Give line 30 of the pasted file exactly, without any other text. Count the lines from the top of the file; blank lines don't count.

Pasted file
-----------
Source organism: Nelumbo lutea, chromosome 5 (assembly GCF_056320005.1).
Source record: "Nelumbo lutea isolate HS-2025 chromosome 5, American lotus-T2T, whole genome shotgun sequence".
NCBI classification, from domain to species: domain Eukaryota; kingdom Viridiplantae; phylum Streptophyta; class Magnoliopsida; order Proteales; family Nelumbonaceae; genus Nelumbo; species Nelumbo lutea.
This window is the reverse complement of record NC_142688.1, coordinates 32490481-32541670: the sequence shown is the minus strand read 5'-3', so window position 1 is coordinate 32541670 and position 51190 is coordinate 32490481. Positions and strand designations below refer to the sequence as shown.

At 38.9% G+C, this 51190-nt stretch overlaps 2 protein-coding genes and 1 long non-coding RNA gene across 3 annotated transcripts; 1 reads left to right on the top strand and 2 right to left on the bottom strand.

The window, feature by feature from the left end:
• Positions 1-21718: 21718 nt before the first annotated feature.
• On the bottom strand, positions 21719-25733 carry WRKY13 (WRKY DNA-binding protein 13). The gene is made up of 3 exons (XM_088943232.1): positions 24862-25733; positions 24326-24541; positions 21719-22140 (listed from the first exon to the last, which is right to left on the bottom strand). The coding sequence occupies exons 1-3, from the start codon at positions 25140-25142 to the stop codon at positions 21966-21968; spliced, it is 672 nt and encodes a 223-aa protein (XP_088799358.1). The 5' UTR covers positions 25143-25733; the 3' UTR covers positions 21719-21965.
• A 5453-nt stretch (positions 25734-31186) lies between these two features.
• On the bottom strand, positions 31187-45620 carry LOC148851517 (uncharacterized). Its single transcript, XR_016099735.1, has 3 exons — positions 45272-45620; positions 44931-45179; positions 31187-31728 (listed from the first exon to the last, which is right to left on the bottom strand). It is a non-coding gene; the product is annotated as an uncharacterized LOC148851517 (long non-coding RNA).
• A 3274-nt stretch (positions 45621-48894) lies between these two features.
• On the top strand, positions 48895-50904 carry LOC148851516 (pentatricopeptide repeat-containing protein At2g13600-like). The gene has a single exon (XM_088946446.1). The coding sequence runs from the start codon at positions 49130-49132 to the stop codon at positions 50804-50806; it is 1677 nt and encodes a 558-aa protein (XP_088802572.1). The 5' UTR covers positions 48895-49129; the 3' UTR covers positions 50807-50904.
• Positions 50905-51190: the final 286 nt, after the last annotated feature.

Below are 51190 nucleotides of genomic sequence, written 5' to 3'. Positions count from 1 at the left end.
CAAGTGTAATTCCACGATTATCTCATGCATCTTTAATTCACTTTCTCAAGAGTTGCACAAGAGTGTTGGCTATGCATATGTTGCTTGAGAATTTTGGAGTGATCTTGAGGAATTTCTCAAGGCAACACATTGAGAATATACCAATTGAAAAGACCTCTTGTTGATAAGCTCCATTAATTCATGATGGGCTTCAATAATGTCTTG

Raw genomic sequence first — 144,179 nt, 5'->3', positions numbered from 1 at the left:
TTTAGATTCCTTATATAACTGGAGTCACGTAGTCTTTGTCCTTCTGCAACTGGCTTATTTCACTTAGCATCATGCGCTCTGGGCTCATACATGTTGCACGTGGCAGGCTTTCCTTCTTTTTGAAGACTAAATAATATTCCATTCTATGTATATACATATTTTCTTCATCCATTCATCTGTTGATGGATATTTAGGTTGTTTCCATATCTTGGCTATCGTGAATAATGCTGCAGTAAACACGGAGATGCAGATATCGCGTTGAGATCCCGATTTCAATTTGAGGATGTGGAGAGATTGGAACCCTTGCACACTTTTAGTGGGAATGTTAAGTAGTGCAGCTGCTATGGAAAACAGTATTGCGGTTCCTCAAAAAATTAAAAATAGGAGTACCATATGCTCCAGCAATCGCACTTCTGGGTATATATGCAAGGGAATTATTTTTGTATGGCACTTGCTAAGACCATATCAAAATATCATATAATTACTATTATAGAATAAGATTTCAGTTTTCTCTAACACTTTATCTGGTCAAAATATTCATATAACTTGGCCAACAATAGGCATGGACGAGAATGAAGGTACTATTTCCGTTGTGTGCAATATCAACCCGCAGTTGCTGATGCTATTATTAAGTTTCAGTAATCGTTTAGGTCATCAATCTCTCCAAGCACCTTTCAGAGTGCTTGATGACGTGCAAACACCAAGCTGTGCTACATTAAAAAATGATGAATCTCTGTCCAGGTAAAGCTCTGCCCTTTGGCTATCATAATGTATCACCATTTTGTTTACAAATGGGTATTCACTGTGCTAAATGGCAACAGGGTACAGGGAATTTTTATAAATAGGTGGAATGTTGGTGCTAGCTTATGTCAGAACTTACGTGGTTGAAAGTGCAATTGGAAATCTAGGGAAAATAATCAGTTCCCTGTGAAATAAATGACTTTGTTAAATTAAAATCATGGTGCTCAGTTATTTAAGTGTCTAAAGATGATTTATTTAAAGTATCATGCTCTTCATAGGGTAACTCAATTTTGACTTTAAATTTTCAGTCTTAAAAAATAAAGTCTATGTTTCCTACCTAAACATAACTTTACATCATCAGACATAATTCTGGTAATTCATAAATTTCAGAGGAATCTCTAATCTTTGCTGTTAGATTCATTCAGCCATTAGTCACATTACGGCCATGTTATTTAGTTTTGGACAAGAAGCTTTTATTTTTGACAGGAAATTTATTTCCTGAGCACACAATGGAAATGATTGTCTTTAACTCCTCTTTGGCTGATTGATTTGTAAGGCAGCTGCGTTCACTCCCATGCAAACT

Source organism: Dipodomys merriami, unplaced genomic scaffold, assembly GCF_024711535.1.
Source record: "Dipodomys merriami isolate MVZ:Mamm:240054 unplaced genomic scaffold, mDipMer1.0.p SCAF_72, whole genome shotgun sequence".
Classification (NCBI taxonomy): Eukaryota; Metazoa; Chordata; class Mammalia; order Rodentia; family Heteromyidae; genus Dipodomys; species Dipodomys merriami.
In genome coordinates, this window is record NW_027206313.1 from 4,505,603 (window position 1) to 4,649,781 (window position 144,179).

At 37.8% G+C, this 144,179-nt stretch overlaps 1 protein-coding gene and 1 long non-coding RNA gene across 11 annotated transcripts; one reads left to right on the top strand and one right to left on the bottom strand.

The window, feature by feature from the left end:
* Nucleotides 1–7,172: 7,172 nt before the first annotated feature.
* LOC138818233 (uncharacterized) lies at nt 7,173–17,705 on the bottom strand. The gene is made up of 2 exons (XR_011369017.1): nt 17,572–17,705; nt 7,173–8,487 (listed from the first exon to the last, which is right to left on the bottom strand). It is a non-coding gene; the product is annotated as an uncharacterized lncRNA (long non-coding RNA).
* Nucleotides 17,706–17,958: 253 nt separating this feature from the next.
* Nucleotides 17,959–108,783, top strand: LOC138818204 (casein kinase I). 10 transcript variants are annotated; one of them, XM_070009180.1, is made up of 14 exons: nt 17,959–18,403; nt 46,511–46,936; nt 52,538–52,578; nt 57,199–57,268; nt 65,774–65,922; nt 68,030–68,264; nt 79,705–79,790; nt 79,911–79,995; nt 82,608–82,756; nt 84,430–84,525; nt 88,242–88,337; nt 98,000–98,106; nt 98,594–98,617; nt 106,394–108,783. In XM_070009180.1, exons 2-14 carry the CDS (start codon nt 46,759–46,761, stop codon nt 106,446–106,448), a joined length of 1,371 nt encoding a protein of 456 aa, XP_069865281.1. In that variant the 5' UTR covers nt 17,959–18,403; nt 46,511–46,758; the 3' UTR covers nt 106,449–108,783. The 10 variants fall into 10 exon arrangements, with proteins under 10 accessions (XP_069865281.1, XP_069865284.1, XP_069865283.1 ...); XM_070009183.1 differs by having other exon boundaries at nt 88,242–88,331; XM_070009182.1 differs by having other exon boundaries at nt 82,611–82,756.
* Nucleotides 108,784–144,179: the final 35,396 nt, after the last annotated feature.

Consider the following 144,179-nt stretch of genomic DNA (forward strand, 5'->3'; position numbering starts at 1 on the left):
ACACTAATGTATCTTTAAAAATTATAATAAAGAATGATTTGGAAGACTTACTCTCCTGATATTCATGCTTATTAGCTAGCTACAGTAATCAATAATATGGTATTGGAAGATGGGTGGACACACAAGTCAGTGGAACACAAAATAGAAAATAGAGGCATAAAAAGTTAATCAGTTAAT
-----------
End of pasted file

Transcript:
ACACTAATGTATCTTTAAAAATTATAATAAAGAATGATTTGGAAGACTTACTCTCCTGATATTCATGCTTATTAGCTAGCTACAGTAATCAATAATATGGTATTGGAAGATGGGTGGACACACAAGTCAGTGGAACACAAAATAGAAAATAGAGGCATAAAAAGTTAATCAGTTAAT